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All systems go for SC oral arguments on anti-terror law

IT’S all systems go for the conduct of oral arguments into at least 37 petitions challenging the legality of the controversial Anti-Terrorism Act of 2020 before the Supreme Court this coming January 19.

This was after the high court yesterday released several guidelines that will govern the oral argument proceedings.

In the guidelines, petitioners and respondents, through their respective counsels, shall each have a total of 45 minutes per side to present their arguments.

As per agreement reached among petitioners’ counsels during the preliminary conference conducted last November 26, as approved by the court, only eight (8) presenting lawyers from petitioners’ side shall be physically present at the en banc session hall during the oral arguments.

Only one counsel per petition, if not among the presenting lawyers, will be allowed to physically attend the oral arguments and are required to submit a manifestation to this effect by January 13, 2021.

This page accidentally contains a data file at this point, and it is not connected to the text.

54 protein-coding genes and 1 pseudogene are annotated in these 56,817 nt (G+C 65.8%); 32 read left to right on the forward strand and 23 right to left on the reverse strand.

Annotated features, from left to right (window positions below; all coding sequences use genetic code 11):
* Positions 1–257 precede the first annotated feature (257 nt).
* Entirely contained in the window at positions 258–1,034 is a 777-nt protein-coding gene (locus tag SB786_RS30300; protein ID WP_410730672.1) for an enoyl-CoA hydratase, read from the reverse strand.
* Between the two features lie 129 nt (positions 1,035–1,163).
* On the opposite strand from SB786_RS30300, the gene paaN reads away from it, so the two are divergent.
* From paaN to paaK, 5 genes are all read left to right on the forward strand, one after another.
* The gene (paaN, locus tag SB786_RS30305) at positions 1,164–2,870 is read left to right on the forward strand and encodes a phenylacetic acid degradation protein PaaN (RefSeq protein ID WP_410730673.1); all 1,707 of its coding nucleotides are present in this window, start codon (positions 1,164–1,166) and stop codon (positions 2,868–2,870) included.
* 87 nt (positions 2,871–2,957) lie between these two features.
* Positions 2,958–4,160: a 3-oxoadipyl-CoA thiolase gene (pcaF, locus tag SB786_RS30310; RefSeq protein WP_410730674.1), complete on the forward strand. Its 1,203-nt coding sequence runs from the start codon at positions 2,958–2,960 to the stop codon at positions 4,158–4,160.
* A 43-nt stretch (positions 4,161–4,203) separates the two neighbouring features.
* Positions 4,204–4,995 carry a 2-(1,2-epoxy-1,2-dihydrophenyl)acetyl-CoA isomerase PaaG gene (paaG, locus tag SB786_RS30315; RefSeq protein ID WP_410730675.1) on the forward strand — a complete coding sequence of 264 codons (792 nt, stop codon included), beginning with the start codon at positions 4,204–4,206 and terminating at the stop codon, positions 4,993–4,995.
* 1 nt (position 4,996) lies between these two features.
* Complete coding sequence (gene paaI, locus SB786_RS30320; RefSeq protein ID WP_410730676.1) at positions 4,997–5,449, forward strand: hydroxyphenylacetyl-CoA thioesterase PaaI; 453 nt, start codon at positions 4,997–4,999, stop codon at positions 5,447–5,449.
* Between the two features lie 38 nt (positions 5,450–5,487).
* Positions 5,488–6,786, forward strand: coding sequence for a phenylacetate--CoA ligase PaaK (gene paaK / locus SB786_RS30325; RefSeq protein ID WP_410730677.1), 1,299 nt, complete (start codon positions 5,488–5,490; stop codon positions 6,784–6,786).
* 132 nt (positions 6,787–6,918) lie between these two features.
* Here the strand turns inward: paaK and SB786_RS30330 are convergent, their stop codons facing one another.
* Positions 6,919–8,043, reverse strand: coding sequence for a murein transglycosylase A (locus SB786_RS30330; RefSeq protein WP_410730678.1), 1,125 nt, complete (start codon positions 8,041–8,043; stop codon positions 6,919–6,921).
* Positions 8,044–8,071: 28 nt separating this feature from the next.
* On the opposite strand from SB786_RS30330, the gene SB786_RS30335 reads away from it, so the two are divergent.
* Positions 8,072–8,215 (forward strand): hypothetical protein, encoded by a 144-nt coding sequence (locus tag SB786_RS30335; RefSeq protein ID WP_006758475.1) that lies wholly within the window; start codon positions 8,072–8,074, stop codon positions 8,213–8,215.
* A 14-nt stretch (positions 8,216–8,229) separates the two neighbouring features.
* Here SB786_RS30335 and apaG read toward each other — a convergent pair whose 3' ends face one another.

Also, all persons shall be required to present a negative COVID RT-PCR taken within 72 hours prior to the oral arguments.

The Solicitor General is directed to bring with him during oral arguments not more than three lawyers who would be able to competently argue on the issues.

The interpellations by members of the court shall immediately follow after the presentation of each side.

President Duterte signed a stricter anti-terrorism bill, condemned by critics and rights groups as a weapon to target opponents and stifle free speech.

Duterte has defended the law, saying law-abiding citizens should not fear as it targets terrorists including communist insurgents.

The highly contested provisions of the law are the following:

• section 4 – definition of terrorism;

• section 5 – the threat to commit terrorism;

• section 6 – planning, training, preparing and facilitating the commission of terrorism;

• section 9 – inciting to commit terrorism;

• section 10 – recruitment to and membership in a terrorist organization;

• section 11 – foreign terrorist;

• section 12 – providing material support to terrorists.

• section 25 – designation of terrorist individual, groups of persons, organizations or associations;

• section 26 – proscription of terrorist organizations, associations or group of persons;

• section 27 – preliminary order of proscription

• section 29 – detention without judicial warrant of arrest.